About Reynolds Farm Equipment

Reynolds Farm Equipment has been an authorized John Deere dealer serving central Indiana since 1955. We are an authorized John Deere dealer that markets John Deere Tractors, John Deere Farm Equipment, John Deere Agricultural Equipment, John Deere Commercial Worksite Equipment, John Deere Golf and Turf Equipment, John Deere Lawn and Garden Equipment, John Deere New Parts, John Deere Used Parts, John Deere Tractor Parts, and John Deere Toys. Our blog, John Deere Stuff, will provide you with useful information related to our business in the farming equipment industry.

If you are looking for further John Deere information or products, visit the Reynolds Farm Equipment website.

Tuesday, March 31, 2009

A Guide To Ethanol And Biodiesel

As Originally Posted at PR Urgent

Ethanol, as in beer and wine, is an alcohol modified to utilize it as a fuel and making it undrinkable. Ethanol is produced by fermentation through a method similar to beer brewing of any biomass containing carbohydrates. At the present time, ethanol is derived from starches and sugars however there have been constant research to allow it to be produced from fibrous substance which consists the bulk of most plant matter - the cellulose and hemicellulose. Ethanol is widely used as a blending agent with gasoline to boost octane and at the same time reducing carbon monoxide and other toxic smog-causing emissions.

In contrast to other renewable energy resources, biomass, an organic material, can be converted directly into burnable fuels, termed as “biofuels,” to assist in meeting transportation fuel demands. The two most widely used types of biofuels are ethanol and biodiesel.

On the other hand, biodiesel is produced by the combination of alcohol which is usually alcohol with vegetable or animal oil/fats, or recycled cooking grease. In order to lessen harmful vehicle emissions, it can be utilized on its pure form or as an additive (normally 20%) as a renewable substitute fuel for diesel engines.

Biodiesel and ethanol are both clean, grow-your-own fuels which can be produced on-site in local villages or communities from locally available, renewable resources, for the most phase using equipment that a local workshop can make and maintain. This can make biofuels an economical option to fossil fuels and can aid in strengthening local communities both socially and economically.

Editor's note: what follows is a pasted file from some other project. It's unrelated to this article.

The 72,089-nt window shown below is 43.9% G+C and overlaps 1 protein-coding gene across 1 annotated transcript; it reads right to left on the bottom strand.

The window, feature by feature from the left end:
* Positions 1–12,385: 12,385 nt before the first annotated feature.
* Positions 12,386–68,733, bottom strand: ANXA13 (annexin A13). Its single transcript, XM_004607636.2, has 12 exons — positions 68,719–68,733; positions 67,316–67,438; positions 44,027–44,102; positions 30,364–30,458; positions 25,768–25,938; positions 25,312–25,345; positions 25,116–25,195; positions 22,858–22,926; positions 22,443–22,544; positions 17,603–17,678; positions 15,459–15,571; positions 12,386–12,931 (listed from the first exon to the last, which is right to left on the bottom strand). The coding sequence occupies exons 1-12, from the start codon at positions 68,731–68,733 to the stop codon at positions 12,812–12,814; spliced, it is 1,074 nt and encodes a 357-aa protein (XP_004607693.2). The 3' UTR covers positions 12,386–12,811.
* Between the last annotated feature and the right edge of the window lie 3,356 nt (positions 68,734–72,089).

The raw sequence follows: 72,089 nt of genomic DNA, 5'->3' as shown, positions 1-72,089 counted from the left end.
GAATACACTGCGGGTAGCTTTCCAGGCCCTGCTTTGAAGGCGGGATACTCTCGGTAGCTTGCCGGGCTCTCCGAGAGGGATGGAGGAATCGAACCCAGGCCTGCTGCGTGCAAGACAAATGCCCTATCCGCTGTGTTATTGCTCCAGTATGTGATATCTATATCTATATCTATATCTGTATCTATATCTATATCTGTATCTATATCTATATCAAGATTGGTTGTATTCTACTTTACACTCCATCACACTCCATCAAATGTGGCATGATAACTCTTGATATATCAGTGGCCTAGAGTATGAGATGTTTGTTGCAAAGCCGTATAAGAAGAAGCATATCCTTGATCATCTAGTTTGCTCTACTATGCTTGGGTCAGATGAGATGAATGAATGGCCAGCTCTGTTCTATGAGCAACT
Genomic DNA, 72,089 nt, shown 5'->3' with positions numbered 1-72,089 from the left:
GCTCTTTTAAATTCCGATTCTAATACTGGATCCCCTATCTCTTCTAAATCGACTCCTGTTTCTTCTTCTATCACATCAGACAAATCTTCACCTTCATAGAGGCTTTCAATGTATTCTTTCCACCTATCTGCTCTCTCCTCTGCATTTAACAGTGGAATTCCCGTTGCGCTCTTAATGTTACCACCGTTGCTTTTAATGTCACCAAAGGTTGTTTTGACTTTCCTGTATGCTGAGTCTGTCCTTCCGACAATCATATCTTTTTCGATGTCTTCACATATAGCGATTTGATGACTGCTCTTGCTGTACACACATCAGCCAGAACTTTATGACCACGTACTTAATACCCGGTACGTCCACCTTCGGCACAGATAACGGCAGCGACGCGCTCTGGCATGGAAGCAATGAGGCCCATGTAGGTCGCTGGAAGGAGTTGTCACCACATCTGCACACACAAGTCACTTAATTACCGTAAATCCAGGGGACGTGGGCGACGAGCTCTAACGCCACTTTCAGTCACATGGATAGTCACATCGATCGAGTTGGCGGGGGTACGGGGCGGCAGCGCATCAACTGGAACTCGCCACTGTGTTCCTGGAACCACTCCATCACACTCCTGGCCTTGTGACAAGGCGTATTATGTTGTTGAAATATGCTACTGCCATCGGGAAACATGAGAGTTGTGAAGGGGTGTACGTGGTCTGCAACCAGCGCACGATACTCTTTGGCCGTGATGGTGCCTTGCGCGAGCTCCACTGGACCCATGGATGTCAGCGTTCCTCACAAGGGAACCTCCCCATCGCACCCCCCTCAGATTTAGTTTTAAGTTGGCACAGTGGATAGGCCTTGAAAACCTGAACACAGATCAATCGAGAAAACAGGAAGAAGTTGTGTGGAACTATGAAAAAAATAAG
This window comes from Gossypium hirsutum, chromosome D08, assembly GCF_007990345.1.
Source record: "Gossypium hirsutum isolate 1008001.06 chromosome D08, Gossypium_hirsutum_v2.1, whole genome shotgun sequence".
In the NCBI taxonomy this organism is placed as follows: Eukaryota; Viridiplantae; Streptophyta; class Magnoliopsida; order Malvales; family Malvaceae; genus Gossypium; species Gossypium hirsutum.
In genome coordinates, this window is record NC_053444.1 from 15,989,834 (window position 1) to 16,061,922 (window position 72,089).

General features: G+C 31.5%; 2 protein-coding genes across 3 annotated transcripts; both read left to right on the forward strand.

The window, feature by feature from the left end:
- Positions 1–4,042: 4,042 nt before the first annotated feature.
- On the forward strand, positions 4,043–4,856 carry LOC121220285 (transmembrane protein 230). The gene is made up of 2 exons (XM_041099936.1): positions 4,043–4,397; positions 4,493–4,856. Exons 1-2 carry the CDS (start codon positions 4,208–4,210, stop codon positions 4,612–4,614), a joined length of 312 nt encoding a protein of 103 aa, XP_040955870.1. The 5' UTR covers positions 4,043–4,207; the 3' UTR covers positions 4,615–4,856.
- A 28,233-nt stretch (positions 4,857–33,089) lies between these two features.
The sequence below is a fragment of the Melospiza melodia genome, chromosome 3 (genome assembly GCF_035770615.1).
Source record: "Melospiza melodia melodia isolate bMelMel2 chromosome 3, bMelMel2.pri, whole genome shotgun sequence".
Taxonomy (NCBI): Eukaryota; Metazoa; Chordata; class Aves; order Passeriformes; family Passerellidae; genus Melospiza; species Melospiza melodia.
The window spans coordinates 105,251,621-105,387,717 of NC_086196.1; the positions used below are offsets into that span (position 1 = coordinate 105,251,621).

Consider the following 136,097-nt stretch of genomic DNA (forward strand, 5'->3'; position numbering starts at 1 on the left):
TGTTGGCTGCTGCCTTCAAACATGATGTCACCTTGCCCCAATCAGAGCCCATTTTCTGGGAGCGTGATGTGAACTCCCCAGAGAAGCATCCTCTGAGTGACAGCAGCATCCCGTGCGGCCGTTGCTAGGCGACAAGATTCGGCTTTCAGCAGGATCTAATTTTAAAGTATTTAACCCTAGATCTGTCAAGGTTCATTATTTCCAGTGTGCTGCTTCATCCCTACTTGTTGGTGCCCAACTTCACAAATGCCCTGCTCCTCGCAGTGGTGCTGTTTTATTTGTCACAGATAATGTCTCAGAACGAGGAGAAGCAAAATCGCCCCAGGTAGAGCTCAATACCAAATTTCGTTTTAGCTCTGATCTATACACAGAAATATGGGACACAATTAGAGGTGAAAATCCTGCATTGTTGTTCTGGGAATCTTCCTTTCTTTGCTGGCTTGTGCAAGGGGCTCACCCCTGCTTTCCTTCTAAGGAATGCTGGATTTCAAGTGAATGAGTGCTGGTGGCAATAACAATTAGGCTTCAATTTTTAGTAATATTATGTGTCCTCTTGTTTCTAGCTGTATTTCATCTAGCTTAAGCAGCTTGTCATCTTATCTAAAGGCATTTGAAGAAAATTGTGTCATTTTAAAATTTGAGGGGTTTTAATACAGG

Cleaner burning energy sources lessen the toxic pollutant emissions produced by burning gasoline, and it cuts down on the dumping of used oil. Another gain is that many alternative fuels can be generated, while oil is a non-renewable resource. Demand varies, and there is always the possibility of discovering new reserves. In the contrary, fact remains that the supply may well run out one day. Present estimates predict that world oil production will reach its peak some time in the next 10 to 15 years. It thus makes sense to search for new alternatives before that day arrives. In addition, a much-hyped reason is that lessening dependence on oil will, in turn, reduce dependence on unreliable foreign oil.

Biofuel is made from agricultural crops developed in the different parts of the United States and other countries as well. Increased utilization of biofuel can generate new markets for American products. A number of jobs can also be produces especially in rural communities. As a result, it can keep the money circulating all the way through the domestic economy. Moreover, it promotes American energy independence just by generating a percentage of our fuel at home.

More importantly, biofuel is capable of improving the performance of your engine. Biofuel is a “quality” fuel that cleans your fuel system, increasing octane and lessening harmful emissions, all of which help to lengthen the life of your vehicle. As an alternative to this “traditional” diesel fuel, biofuel is expected to yield significant energy security and environmental advantage to its consumers.

Website: http://biofuelguide.net